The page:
Electronic Arts Stock Drops After Rumors of Battlefield 2042 Delay

A scene from Battlefield 2042.


Courtesy Image


Electronic Arts

stock dove after several social-media accounts discussed a rumor that its coming Battlefield 2042 game might be delayed. That would make the publisher the latest of several to have to postpone an important launch.

Shares of EA (ticker: EA) fell roughly 6% to $136.55 in afternoon trading Wednesday. If EA’s losses hold through the trading day, it would be the largest drop since Nov. 6 last year, when shares fell 7.1%.

It wasn’t immediately clear from the social media activity how long the game could be delayed, or the potential reasons. EA didn’t respond to a request for comment.

The Battlefield franchise is among EA’s most important, generating hundreds of millions in sales with each new launch. A delay could require the company to adjust its financial projections for the remainder of the year. The game is set to launch Oct. 22.

Executives raised their guidance when EA reported its quarterly results in August, telling investors the company expected a fiscal 2022 net profit of $456 million, with net bookings of $7.4 billion. Net bookings are a common non-GAAP measure of sales used by videogame companies that includes the impact of deferred revenue.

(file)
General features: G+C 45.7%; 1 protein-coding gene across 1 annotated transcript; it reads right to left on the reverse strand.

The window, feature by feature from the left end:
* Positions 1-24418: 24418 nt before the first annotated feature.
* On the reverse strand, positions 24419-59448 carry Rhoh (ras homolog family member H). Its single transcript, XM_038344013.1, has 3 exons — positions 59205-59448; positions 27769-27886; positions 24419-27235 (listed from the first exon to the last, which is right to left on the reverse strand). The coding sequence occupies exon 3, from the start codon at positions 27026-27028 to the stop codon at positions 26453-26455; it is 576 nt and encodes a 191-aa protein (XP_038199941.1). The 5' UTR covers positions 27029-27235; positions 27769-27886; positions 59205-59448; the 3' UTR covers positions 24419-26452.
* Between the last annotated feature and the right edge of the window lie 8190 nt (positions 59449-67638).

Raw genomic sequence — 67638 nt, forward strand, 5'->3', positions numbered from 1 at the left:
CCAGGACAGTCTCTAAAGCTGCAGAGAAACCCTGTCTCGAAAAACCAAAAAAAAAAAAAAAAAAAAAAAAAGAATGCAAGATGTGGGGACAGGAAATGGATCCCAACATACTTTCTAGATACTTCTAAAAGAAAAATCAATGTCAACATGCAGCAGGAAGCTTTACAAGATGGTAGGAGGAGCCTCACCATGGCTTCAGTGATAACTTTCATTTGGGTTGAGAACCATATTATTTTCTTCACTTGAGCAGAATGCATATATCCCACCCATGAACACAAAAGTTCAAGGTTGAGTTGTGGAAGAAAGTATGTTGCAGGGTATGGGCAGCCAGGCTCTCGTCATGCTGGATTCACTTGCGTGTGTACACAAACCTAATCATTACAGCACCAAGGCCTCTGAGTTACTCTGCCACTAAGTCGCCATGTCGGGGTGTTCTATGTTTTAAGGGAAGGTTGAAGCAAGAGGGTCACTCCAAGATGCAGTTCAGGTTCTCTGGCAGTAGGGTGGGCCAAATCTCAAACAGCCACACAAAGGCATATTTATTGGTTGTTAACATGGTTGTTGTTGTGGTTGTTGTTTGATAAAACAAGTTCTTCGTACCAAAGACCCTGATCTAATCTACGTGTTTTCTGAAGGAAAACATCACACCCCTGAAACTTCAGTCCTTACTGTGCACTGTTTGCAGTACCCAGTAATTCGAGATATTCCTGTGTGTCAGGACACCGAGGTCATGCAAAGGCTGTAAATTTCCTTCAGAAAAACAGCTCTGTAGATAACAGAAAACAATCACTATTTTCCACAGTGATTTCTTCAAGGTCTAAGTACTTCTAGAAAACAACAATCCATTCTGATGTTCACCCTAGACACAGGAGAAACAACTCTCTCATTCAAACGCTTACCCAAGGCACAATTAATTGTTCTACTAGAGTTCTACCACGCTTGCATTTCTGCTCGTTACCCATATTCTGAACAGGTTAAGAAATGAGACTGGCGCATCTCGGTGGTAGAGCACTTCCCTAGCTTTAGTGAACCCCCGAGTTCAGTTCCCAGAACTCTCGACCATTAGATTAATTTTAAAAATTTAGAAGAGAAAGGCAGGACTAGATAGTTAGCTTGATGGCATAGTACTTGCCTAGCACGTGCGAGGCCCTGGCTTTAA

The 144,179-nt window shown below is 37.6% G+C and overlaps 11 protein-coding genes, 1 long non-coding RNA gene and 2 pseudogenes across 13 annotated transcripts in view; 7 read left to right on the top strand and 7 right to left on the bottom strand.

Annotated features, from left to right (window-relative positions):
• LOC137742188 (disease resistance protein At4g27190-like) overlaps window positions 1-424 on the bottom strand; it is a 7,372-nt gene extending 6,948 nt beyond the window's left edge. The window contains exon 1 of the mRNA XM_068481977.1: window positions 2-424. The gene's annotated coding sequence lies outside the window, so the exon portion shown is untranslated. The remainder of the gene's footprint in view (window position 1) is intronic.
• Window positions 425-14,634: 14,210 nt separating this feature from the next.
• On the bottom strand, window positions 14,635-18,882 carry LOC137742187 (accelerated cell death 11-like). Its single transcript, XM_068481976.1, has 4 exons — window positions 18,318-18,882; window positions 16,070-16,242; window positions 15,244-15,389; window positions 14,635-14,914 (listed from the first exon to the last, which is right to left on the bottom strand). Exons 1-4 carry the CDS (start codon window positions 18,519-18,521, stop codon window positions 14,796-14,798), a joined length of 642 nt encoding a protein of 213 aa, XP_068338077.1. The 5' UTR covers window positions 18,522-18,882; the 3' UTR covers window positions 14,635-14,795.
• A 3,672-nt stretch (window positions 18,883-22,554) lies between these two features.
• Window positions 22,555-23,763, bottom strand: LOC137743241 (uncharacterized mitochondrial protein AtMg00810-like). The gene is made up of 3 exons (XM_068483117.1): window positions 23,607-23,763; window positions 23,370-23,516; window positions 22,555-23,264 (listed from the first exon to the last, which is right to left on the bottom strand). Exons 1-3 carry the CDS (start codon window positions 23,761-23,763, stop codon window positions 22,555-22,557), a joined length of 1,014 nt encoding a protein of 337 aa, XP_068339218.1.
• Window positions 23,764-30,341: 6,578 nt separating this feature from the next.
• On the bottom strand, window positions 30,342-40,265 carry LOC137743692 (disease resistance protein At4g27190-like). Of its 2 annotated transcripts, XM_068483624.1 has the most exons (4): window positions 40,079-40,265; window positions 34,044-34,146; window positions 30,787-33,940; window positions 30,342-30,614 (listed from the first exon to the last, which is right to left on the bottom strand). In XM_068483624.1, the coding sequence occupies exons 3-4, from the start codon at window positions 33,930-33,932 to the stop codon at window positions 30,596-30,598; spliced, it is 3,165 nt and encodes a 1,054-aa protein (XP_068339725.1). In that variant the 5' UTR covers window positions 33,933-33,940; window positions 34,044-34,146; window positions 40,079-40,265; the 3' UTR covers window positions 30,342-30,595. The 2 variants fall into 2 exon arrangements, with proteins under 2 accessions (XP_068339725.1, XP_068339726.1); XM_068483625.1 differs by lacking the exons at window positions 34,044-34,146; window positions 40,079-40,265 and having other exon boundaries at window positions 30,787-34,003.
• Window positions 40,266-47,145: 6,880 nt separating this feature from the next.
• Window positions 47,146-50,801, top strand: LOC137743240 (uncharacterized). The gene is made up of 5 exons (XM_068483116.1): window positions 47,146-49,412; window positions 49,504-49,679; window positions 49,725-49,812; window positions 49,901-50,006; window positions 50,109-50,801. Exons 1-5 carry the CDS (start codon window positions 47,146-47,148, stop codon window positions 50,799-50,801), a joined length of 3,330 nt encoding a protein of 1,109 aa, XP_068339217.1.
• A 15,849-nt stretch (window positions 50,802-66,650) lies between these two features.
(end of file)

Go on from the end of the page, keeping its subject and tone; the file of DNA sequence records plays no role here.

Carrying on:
Raymond James analyst Andrew Marok said that a potential delay of weeks, rather than months, would be a “mild negative’ for EA shares, assuming the game still launches in the holiday season. A delay beyond the year-end shopping season would be more damaging to the company.

The pandemic has been a mixed blessing for videogame companies. People stuck at home because of government-ordered lockdowns and other measures have flocked to interactive entertainment. Yet a number of large publishers have delayed large title releases, as their staffs work from home.

Last week, for example,

Take-Two Interactive Software

(TTWO) pushed back its launch of a remastered version of Grand Theft Auto V and Grand Theft Auto Online. Take-Two reiterated its financial guidance for the year despite the delay.

Write to Max A. Cherney at max.cherney@barrons.com